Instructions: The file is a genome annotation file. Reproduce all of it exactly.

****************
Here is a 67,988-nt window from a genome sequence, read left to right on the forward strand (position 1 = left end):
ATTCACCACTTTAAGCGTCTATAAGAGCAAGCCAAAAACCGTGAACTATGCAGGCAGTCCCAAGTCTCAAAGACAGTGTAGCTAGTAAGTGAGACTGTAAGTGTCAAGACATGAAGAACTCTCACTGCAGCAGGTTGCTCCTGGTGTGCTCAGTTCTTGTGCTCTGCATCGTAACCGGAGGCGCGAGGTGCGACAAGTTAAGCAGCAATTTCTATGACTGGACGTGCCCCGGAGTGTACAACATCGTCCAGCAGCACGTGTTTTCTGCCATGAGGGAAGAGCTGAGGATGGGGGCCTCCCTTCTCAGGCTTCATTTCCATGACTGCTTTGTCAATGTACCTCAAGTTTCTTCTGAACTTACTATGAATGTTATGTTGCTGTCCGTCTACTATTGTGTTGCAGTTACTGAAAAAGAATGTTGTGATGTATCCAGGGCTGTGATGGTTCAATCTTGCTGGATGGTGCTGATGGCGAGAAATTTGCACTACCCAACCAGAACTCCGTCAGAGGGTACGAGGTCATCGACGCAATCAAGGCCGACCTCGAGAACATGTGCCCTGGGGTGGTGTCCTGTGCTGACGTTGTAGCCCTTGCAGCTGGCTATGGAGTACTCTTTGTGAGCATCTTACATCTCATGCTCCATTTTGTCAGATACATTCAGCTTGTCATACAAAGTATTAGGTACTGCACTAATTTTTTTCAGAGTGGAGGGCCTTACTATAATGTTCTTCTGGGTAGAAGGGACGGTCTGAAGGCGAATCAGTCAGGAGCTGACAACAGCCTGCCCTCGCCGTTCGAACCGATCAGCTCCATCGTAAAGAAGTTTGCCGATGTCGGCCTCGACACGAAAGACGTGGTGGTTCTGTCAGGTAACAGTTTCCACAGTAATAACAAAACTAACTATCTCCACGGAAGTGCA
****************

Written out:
Here is a 67,988-nt window from a genome sequence, read left to right on the forward strand (position 1 = left end):
ATTCACCACTTTAAGCGTCTATAAGAGCAAGCCAAAAACCGTGAACTATGCAGGCAGTCCCAAGTCTCAAAGACAGTGTAGCTAGTAAGTGAGACTGTAAGTGTCAAGACATGAAGAACTCTCACTGCAGCAGGTTGCTCCTGGTGTGCTCAGTTCTTGTGCTCTGCATCGTAACCGGAGGCGCGAGGTGCGACAAGTTAAGCAGCAATTTCTATGACTGGACGTGCCCCGGAGTGTACAACATCGTCCAGCAGCACGTGTTTTCTGCCATGAGGGAAGAGCTGAGGATGGGGGCCTCCCTTCTCAGGCTTCATTTCCATGACTGCTTTGTCAATGTACCTCAAGTTTCTTCTGAACTTACTATGAATGTTATGTTGCTGTCCGTCTACTATTGTGTTGCAGTTACTGAAAAAGAATGTTGTGATGTATCCAGGGCTGTGATGGTTCAATCTTGCTGGATGGTGCTGATGGCGAGAAATTTGCACTACCCAACCAGAACTCCGTCAGAGGGTACGAGGTCATCGACGCAATCAAGGCCGACCTCGAGAACATGTGCCCTGGGGTGGTGTCCTGTGCTGACGTTGTAGCCCTTGCAGCTGGCTATGGAGTACTCTTTGTGAGCATCTTACATCTCATGCTCCATTTTGTCAGATACATTCAGCTTGTCATACAAAGTATTAGGTACTGCACTAATTTTTTTCAGAGTGGAGGGCCTTACTATAATGTTCTTCTGGGTAGAAGGGACGGTCTGAAGGCGAATCAGTCAGGAGCTGACAACAGCCTGCCCTCGCCGTTCGAACCGATCAGCTCCATCGTAAAGAAGTTTGCCGATGTCGGCCTCGACACGAAAGACGTGGTGGTTCTGTCAGGTAACAGTTTCCACAGTAATAACAAAACTAACTATCTCCACGGAAGTGCA